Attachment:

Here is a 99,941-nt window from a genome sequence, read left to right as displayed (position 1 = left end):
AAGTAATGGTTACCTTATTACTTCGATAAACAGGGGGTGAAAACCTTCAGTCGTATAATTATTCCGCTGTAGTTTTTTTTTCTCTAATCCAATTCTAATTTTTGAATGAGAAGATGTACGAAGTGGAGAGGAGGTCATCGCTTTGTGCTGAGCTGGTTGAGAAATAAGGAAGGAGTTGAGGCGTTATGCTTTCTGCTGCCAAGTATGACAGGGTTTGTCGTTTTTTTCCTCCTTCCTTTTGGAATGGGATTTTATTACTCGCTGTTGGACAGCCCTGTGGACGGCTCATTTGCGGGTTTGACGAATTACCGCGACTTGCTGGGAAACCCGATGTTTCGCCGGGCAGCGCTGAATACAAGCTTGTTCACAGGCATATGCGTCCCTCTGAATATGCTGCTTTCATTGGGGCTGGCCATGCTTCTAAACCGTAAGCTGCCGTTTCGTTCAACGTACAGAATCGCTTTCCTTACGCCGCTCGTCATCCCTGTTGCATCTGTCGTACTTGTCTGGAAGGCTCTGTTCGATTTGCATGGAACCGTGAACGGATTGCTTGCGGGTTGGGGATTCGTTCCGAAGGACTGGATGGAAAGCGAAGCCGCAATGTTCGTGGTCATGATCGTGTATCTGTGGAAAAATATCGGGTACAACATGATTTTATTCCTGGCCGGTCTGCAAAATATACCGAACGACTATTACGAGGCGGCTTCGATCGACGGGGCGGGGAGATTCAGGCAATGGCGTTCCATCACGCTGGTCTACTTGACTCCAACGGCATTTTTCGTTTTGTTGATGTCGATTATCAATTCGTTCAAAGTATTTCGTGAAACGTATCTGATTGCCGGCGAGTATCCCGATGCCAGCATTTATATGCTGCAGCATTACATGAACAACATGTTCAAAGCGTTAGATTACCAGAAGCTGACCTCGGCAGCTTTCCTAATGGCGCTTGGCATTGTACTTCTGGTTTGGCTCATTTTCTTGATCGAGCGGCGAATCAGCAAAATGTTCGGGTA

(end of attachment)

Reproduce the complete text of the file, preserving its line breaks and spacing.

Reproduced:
Here is a 99,941-nt window from a genome sequence, read left to right as displayed (position 1 = left end):
AAGTAATGGTTACCTTATTACTTCGATAAACAGGGGGTGAAAACCTTCAGTCGTATAATTATTCCGCTGTAGTTTTTTTTTCTCTAATCCAATTCTAATTTTTGAATGAGAAGATGTACGAAGTGGAGAGGAGGTCATCGCTTTGTGCTGAGCTGGTTGAGAAATAAGGAAGGAGTTGAGGCGTTATGCTTTCTGCTGCCAAGTATGACAGGGTTTGTCGTTTTTTTCCTCCTTCCTTTTGGAATGGGATTTTATTACTCGCTGTTGGACAGCCCTGTGGACGGCTCATTTGCGGGTTTGACGAATTACCGCGACTTGCTGGGAAACCCGATGTTTCGCCGGGCAGCGCTGAATACAAGCTTGTTCACAGGCATATGCGTCCCTCTGAATATGCTGCTTTCATTGGGGCTGGCCATGCTTCTAAACCGTAAGCTGCCGTTTCGTTCAACGTACAGAATCGCTTTCCTTACGCCGCTCGTCATCCCTGTTGCATCTGTCGTACTTGTCTGGAAGGCTCTGTTCGATTTGCATGGAACCGTGAACGGATTGCTTGCGGGTTGGGGATTCGTTCCGAAGGACTGGATGGAAAGCGAAGCCGCAATGTTCGTGGTCATGATCGTGTATCTGTGGAAAAATATCGGGTACAACATGATTTTATTCCTGGCCGGTCTGCAAAATATACCGAACGACTATTACGAGGCGGCTTCGATCGACGGGGCGGGGAGATTCAGGCAATGGCGTTCCATCACGCTGGTCTACTTGACTCCAACGGCATTTTTCGTTTTGTTGATGTCGATTATCAATTCGTTCAAAGTATTTCGTGAAACGTATCTGATTGCCGGCGAGTATCCCGATGCCAGCATTTATATGCTGCAGCATTACATGAACAACATGTTCAAAGCGTTAGATTACCAGAAGCTGACCTCGGCAGCTTTCCTAATGGCGCTTGGCATTGTACTTCTGGTTTGGCTCATTTTCTTGATCGAGCGGCGAATCAGCAAAATGTTCGGGTA